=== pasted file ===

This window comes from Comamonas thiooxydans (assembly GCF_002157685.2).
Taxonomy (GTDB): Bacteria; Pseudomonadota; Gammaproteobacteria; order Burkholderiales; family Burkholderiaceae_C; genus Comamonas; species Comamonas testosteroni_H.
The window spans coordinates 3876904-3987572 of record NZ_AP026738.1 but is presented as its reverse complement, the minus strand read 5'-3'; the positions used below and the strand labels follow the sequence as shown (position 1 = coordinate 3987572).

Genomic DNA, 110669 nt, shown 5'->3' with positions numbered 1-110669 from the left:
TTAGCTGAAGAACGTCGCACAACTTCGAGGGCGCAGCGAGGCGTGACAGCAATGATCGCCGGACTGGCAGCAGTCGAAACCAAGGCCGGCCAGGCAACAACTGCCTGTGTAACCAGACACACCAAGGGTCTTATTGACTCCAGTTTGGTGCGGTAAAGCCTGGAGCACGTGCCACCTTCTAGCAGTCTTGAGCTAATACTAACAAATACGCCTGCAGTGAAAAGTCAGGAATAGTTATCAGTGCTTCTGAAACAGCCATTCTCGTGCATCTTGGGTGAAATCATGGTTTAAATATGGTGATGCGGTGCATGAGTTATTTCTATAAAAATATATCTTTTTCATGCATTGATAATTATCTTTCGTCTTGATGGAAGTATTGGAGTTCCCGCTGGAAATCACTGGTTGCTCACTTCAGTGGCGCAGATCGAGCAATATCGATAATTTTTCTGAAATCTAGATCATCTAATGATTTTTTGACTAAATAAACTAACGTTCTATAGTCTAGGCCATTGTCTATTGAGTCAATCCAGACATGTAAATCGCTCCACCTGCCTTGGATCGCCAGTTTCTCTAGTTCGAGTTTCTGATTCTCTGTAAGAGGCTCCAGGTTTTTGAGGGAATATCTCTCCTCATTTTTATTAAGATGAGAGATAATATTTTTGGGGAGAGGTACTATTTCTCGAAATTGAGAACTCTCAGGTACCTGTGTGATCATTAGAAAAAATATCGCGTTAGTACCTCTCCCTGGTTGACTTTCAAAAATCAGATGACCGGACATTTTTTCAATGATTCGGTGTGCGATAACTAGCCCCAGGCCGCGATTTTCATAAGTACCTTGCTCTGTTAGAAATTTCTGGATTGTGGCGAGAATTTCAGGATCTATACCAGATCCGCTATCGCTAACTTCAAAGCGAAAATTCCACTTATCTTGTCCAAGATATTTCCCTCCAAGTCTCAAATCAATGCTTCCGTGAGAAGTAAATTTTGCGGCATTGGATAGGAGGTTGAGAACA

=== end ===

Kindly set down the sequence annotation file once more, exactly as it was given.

This window comes from Comamonas thiooxydans (assembly GCF_002157685.2).
Taxonomy (GTDB): Bacteria; Pseudomonadota; Gammaproteobacteria; order Burkholderiales; family Burkholderiaceae_C; genus Comamonas; species Comamonas testosteroni_H.
The window spans coordinates 3876904-3987572 of record NZ_AP026738.1 but is presented as its reverse complement, the minus strand read 5'-3'; the positions used below and the strand labels follow the sequence as shown (position 1 = coordinate 3987572).

Genomic DNA, 110669 nt, shown 5'->3' with positions numbered 1-110669 from the left:
TTAGCTGAAGAACGTCGCACAACTTCGAGGGCGCAGCGAGGCGTGACAGCAATGATCGCCGGACTGGCAGCAGTCGAAACCAAGGCCGGCCAGGCAACAACTGCCTGTGTAACCAGACACACCAAGGGTCTTATTGACTCCAGTTTGGTGCGGTAAAGCCTGGAGCACGTGCCACCTTCTAGCAGTCTTGAGCTAATACTAACAAATACGCCTGCAGTGAAAAGTCAGGAATAGTTATCAGTGCTTCTGAAACAGCCATTCTCGTGCATCTTGGGTGAAATCATGGTTTAAATATGGTGATGCGGTGCATGAGTTATTTCTATAAAAATATATCTTTTTCATGCATTGATAATTATCTTTCGTCTTGATGGAAGTATTGGAGTTCCCGCTGGAAATCACTGGTTGCTCACTTCAGTGGCGCAGATCGAGCAATATCGATAATTTTTCTGAAATCTAGATCATCTAATGATTTTTTGACTAAATAAACTAACGTTCTATAGTCTAGGCCATTGTCTATTGAGTCAATCCAGACATGTAAATCGCTCCACCTGCCTTGGATCGCCAGTTTCTCTAGTTCGAGTTTCTGATTCTCTGTAAGAGGCTCCAGGTTTTTGAGGGAATATCTCTCCTCATTTTTATTAAGATGAGAGATAATATTTTTGGGGAGAGGTACTATTTCTCGAAATTGAGAACTCTCAGGTACCTGTGTGATCATTAGAAAAAATATCGCGTTAGTACCTCTCCCTGGTTGACTTTCAAAAATCAGATGACCGGACATTTTTTCAATGATTCGGTGTGCGATAACTAGCCCCAGGCCGCGATTTTCATAAGTACCTTGCTCTGTTAGAAATTTCTGGATTGTGGCGAGAATTTCAGGATCTATACCAGATCCGCTATCGCTAACTTCAAAGCGAAAATTCCACTTATCTTGTCCAAGATATTTCCCTCCAAGTCTCAAATCAATGCTTCCGTGAGAAGTAAATTTTGCGGCATTGGATAGGAGGTTGAGAACA